Second Language Acquisition
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Welcome to the 5-Week Linguist Show. We’re wrapping up five weeks of getting the year started for language teachers, and I put together a little SLA, second language acquisition, crash course that I wanted to share with you. And I also put it together as a course in infographics that you can see over at the blog. And, of course, everything will be linked in the episode you’ll see.
And so my very first lesson is my checklist for a proficiency-oriented language class. And really we focus on what we can do, all of us, including the teachers, and not on what people can’t do. So it’s all about understanding that the focus is what we can do and what we can’t do. We have to accept that it’s going to be a while before we can do things. And to be able to get to that point we can’t put the focus on what we can’t do. It has to be all task-oriented. What are we learning how to do? What can we do?
Second Language Acquisition: Checklist for a Proficiency-oriented Language Class
The target language is a vehicle of instruction and communication. I know that can be really hard sometimes, but that 90% is really important, even 100%. The only time that I find it really difficult to teach in the target language sometimes, is really the advanced classes with grammar, explaining, giving examples of grammar, verb, tenses, that kind of thing. That can be a little bit tricky. Sometimes students want a really clear example. But, with that said, all of that leads to communication. That’s got to be the main focus of the class, and that’s how you’re spending your time doing the class. They have to involve speaking, listening, reading, writing, and culture. They’re all used to build fluency in each class. And the environment we create, they need to be able to take risks. That’s how we move from what we can’t do to what we can do.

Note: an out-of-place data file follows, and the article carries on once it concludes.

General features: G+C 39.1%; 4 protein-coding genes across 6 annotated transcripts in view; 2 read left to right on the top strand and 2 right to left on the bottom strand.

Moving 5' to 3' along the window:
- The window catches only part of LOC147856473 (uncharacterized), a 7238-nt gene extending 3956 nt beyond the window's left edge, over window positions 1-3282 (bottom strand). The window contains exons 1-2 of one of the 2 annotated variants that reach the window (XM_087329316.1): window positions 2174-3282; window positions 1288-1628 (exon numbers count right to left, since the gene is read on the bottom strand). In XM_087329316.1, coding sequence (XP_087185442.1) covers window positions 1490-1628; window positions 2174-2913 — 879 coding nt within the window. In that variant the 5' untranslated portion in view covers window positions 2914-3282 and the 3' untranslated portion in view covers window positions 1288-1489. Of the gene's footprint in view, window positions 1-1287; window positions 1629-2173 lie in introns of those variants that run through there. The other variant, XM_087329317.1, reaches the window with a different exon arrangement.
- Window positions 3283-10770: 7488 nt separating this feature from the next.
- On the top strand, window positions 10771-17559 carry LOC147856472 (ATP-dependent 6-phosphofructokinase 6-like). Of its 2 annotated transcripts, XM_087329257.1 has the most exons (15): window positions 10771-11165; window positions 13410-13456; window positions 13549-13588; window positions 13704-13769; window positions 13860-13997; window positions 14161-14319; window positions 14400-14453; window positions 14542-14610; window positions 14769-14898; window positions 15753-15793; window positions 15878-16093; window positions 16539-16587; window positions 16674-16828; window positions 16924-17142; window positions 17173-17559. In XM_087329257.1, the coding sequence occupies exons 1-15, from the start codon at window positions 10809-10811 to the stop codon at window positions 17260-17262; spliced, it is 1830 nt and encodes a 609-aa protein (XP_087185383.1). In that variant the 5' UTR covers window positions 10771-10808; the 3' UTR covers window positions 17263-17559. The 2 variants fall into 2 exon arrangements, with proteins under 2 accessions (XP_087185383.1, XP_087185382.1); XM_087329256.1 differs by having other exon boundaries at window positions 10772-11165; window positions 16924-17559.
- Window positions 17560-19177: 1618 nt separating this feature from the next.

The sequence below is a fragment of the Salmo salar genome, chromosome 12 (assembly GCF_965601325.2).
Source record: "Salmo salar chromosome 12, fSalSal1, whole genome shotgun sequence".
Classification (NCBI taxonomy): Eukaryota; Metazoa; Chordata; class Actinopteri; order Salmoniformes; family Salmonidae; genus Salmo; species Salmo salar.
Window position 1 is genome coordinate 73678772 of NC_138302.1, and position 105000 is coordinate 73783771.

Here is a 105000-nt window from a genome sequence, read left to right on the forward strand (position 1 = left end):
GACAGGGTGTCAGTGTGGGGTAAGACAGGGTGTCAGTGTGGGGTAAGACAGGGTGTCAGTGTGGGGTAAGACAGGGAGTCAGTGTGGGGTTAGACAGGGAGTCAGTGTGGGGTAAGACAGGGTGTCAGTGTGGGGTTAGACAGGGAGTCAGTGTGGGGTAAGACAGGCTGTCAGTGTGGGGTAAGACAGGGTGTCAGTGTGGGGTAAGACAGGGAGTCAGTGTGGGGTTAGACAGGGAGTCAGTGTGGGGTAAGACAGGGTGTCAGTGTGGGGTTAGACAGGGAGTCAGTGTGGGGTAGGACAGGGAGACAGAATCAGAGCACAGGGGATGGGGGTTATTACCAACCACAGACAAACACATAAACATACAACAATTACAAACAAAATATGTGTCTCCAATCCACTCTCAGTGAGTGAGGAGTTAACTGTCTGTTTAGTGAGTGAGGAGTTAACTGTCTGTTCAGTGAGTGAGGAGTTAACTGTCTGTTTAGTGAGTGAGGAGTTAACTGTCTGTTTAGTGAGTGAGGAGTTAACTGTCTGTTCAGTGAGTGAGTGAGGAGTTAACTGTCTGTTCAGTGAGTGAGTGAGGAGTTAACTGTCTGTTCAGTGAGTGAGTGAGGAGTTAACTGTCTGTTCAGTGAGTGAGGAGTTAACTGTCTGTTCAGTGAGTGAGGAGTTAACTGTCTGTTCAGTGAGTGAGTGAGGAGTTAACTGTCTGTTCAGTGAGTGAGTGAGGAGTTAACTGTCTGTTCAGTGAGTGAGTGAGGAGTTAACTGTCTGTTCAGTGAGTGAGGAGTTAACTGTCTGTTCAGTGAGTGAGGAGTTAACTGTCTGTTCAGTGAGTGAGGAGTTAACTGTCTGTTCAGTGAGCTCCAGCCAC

And we have lots of proficiency-oriented assessments, and we use them regularly. And errors are loved, we fall in love with errors, they’re expected on the road to fluency. You can see the infographic of my checklists. These are my essentials for my language class.
And my next bit is some notes, my path to fluency. And I made these notes when I was completing rating the Spanish speaking test from the Center for Applied Linguistics. And you can actually get certified with a program that they do. It’s a little bit different than getting certified to rate the actual OPI, it’s a lot less time intensive and so it was a lot more practical for my needs. It was some of the best professional development I ever did. And I took these notes, and this shows the actual scale from novice to, I believe, superior. I believe we went up to superior. And they’ve added another level.
Second Language Acquisition: The Path to Fluency
If you are from the common European framework for reference, those first bubbles are going to be the A level. The next group of bubbles are going to be where you’re talking about sentences, is going to be B, and then the bottom part is going to be C. So that’s a quick proficiency crash course of what we do in schools. We’re mostly dealing with the first bit, words and phrases, and we get into the intermediate. But that visual really helped me understand, that visual that’s from the actual notes that I took, and I had someone create a visual for me to help me see that path to fluency. That’s where we’re going. And we don’t go from the first part to the last part overnight. It’s a continuum, and we need to celebrate all of our accomplishments as we go.